Opposition will not participate in Venezuela dialogue, spokesman says

Venezuela's opposition said Tuesday it would skip a meeting with the government, endangering ongoing talks aimed at diffusing the country's political crisis.

Opposition spokesman Jesus Torrealba said that the coalition would not attend Tuesday's sit-down because the government has not made any concessions more than a month into the mediation effort.

The Vatican-sponsored dialogue is aimed at steering the country away from violence as a majority of voters want socialist President Nicolas Maduro out, and the government refuses to allow a recall referendum to proceed.

The opposition has demanded that the government release political prisoners and allow a vote. Opposition leaders have made concessions including suspending planned street protests, ending a symbolic impeachment effort in congress and giving up the effort to seat three contested lawmakers.

"It would be insincere to keep sitting there as if nothing has happened," Torrealba said.

The talks come as the government is under increasing international pressure to show respect for the democratic process. On Friday, South American nations suspended Venezuela from the Mercosur trade group over what they said was its failure to comply with commitments made when it joined the group in 2012.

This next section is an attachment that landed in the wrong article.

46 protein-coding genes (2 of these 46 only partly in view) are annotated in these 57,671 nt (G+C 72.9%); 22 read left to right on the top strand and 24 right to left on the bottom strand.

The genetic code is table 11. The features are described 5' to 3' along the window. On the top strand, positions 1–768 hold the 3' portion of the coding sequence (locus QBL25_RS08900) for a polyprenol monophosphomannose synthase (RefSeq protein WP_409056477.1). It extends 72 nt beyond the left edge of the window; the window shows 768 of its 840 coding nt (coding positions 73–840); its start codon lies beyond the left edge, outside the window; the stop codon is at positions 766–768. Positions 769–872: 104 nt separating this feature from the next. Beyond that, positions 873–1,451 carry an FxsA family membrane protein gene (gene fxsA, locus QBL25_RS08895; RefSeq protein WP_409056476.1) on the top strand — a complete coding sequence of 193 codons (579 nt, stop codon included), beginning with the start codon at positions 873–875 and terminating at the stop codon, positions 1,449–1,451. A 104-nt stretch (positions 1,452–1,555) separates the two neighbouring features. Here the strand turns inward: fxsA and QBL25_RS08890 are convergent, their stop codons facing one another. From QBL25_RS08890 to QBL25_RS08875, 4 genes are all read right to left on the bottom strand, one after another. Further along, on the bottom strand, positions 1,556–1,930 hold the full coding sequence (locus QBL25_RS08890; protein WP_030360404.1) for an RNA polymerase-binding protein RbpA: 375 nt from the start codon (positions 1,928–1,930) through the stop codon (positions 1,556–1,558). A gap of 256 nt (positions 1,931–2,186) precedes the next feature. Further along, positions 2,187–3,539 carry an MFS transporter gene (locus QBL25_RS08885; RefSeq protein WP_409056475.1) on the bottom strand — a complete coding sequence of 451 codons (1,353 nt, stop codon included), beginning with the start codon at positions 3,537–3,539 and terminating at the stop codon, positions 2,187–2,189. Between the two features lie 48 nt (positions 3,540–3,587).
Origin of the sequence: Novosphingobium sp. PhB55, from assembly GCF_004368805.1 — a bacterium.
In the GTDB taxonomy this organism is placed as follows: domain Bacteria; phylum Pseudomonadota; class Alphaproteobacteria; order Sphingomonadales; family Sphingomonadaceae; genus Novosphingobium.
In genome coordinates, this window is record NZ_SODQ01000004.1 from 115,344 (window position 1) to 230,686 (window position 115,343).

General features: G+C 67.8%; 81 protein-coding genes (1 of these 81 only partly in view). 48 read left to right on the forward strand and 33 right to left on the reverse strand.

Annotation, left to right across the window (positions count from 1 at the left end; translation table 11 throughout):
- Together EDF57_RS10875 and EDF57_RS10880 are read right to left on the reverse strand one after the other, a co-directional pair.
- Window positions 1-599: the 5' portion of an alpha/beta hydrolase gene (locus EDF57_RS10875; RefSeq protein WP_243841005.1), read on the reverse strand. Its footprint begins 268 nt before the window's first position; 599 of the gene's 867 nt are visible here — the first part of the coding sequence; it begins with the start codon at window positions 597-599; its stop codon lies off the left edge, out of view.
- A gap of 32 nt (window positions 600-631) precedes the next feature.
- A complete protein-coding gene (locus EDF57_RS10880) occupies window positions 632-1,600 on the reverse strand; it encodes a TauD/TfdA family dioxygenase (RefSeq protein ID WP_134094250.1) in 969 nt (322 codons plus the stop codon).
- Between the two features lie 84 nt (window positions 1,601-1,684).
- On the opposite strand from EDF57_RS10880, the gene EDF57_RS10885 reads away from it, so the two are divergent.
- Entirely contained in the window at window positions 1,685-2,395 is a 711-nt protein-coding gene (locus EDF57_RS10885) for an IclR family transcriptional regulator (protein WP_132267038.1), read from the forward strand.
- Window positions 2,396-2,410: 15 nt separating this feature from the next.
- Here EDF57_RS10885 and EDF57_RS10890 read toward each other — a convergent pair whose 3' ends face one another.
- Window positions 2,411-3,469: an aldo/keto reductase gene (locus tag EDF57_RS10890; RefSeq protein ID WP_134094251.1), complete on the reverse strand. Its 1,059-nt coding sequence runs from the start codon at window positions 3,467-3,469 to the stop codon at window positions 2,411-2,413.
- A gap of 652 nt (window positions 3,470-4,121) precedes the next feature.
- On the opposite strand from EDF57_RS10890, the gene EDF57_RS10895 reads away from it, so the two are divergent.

That strong rebuke from Venezuela's one-time friends could open the door to stronger action from other regional players. The head of the Organization of American States has for months threatened to move against Venezuela for its increasing authoritarianism and some U.S. Congress members are calling for additional sanctions.

Earlier in the week, the wives and mothers of Venezuela's highest-profile political prisoners chained themselves to the Vatican to demand the release of imprisoned activists.

On Monday, powerful socialist party leader Diosdado Cabello suggested the government is also chafing at the talks. He said the cardinal involved in the effort is spending too much time with the opposition taking a high-handed approach with the government.

"It's irresponsible and disrespectful to think the Vatican is going to tutor Venezuela. When we say we're free and have sovereignty, it's because we're free and have sovereignty. We don't accept anyone trying to teach us," he said.

The two sides have tried dialogue during previous crises with little effect, and hope is already fading for the current talks. Although Venezuelans overwhelmingly blame Maduro for their economic woes, the ruling party has almost complete control of institutions like the courts and the military and has shown no interest in yielding to the opposition.

The mediation effort began shortly after critics of Maduro paralyzed the capital with a massive street protest, and many of the young people who were ready to keep taking to the streets believe the process is just a stalling tactic to allow the government to diffuse the opposition's momentum and regroup.

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